USCG Cutter SPAR pays honor to Petersburg woman
The United States Coast Guard Cutter SPAR arrived in Petersburg Saturday afternoon to honor Laura Marie Nuss-Rokey for her service in the Coast Guard during World War II.
“We had no intention of coming to Petersburg,” SPAR Captain Michelle Schallip said. “But when we found out Mrs. Nuss-Rokey was here we had to make the trip.”
Nuss-Rokey is City Manager Steve Giesbrecht’s mother in law.
On Nov. 23, 1942 legislation was passed creating the Coast Guard Women's Reserve, SPAR, which comes from the Coast Guard motto Semper Paratus! Always Ready!
More than 10,000 women volunteered to become SPARs between 1942 and 1946. Nuss-Rokey was one of these women.
“I had no intention of enlisting,” Nuss-Rokey said. “I went along as an escort for two of my girlfriends, and I was the one who enlisted.”
The average enlisted applicants were single, 22 year old high school graduates, while the average officer applicants were single, 29 year old college graduates.
SPARs served throughout the United States. They were involved in both the traditional and non-traditional functions of the Coast Guard.
“I spent two years of my time in the Coast Guard enlisted,” Nuss-Rokey said. “Then I attended Hunter College in the Palm Beach Biltmore Hotel and became commissioned.”
Nuss-Rokey enlisted in Denver, Colo. and served two years in Washington D.C. She spent the majority of her time in the finance department. “I was the commander of payroll,” she stated. “But I also served as supply officer for a time as well.”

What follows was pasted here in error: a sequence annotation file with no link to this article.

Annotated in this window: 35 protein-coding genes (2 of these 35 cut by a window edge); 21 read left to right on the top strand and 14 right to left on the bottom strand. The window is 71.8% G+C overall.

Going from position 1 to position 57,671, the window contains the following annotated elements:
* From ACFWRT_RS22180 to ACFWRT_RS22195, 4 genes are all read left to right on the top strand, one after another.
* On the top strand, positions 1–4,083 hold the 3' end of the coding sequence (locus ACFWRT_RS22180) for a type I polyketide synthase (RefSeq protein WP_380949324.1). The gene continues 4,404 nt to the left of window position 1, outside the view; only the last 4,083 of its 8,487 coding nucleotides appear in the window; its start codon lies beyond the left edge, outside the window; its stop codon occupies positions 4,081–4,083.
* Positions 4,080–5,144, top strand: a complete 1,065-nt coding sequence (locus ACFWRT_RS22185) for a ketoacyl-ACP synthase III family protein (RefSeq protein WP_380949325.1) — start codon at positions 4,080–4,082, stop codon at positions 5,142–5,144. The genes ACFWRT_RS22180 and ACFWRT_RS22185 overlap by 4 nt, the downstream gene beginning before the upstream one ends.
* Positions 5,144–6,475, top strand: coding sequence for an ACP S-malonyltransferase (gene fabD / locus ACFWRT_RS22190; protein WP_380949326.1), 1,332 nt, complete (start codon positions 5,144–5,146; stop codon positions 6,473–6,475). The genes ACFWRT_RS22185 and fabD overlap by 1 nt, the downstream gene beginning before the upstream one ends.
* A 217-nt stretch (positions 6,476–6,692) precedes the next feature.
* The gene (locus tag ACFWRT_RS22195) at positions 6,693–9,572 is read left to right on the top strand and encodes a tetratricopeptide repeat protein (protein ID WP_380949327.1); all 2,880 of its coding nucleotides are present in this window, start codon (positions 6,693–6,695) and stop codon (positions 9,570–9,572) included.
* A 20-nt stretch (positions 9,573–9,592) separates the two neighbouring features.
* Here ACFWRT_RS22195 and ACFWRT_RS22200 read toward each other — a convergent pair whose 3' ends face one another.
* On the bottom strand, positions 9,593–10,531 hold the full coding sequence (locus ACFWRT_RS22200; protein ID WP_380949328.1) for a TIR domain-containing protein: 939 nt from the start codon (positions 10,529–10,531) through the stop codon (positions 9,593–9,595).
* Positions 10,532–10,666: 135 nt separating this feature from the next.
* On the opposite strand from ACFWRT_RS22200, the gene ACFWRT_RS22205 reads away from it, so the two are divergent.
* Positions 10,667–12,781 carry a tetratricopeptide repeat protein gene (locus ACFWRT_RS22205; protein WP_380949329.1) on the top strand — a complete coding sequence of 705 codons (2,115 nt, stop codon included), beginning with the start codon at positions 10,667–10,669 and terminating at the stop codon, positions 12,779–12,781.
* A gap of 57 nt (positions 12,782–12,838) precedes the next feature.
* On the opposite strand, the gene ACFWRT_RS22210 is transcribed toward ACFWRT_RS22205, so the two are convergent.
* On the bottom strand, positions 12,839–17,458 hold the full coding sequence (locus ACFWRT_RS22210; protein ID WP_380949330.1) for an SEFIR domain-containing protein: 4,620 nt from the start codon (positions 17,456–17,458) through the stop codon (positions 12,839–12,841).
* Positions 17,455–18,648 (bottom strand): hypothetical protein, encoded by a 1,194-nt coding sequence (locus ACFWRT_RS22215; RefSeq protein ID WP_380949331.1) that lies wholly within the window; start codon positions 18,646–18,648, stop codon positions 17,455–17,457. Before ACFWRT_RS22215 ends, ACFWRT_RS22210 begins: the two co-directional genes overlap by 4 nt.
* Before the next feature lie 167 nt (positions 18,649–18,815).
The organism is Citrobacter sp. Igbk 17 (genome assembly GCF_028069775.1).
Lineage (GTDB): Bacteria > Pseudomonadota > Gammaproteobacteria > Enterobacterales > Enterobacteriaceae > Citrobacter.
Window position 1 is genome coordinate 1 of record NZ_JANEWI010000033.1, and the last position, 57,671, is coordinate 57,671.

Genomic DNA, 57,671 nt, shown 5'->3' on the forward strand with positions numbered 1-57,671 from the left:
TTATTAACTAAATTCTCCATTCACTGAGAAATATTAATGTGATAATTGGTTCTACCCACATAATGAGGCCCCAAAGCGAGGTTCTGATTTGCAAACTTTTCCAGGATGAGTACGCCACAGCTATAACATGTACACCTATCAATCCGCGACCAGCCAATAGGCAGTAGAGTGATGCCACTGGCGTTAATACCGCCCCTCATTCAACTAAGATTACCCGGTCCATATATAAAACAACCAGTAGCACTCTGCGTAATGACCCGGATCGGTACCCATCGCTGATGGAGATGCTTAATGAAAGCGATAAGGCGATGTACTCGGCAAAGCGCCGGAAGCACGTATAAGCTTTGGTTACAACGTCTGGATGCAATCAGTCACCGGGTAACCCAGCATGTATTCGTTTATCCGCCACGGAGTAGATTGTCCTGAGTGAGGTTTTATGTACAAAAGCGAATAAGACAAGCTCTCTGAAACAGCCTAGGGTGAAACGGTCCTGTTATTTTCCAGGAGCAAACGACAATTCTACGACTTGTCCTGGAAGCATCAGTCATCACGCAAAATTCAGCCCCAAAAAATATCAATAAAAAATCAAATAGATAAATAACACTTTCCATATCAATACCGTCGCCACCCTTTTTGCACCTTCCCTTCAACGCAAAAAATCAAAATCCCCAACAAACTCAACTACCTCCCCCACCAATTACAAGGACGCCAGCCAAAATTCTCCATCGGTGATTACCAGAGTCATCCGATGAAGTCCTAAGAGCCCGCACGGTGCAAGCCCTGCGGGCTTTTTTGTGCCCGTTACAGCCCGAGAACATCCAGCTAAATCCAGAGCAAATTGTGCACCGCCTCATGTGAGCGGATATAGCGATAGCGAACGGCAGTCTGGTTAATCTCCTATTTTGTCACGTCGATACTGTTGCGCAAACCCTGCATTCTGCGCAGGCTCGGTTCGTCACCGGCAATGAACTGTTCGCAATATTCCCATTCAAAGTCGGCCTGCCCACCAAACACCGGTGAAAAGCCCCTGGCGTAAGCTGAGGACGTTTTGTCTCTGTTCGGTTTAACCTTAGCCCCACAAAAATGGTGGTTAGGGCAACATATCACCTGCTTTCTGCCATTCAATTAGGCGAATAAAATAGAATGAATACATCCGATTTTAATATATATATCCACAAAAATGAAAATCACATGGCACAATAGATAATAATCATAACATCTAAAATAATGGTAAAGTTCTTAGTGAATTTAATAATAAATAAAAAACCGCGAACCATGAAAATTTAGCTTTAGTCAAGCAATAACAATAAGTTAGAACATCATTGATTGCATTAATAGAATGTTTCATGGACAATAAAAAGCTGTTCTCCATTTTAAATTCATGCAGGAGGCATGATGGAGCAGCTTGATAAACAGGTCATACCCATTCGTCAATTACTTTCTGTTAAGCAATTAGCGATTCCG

The USCGC SPAR was commissioned in 2000 and many of the original members of the SPARs were in attendance for this event.
“Some women of my unit attended the commissioning of the ship,” Nuss-Rokey said. “And we also were able to attend a Women's History event in Washington D.C.”
This event was to celebrate the 50th anniversary of the SPAR.
Nuss-Rokey showed excitement as she was introduced to the captain of the SPAR, Lt. Commander Michelle Schallip.
The SPAR has about 42 crew members, including five women.
“We are fortunate to be able to compete in this world,” Schallip said. “I am not a woman captain, I'm a captain who happens to be a woman.”
Schallip took the opportunity to show Nuss-Rokey the wall of the ship that pays homage to the women of the Coast Guard, the SPARs.
As she was shown photos of other SPAR members she recognized a few and began to sing along with her daughter, Mary Giesbrecht, when a SPAR songbook was brought out.
“I hope you all are as proud of the Coast Guard as I am and will always be,” Nuss-Rokey said. “I keep in contact with quite a few of the SPARs and with the Coast Guard you will always have family.”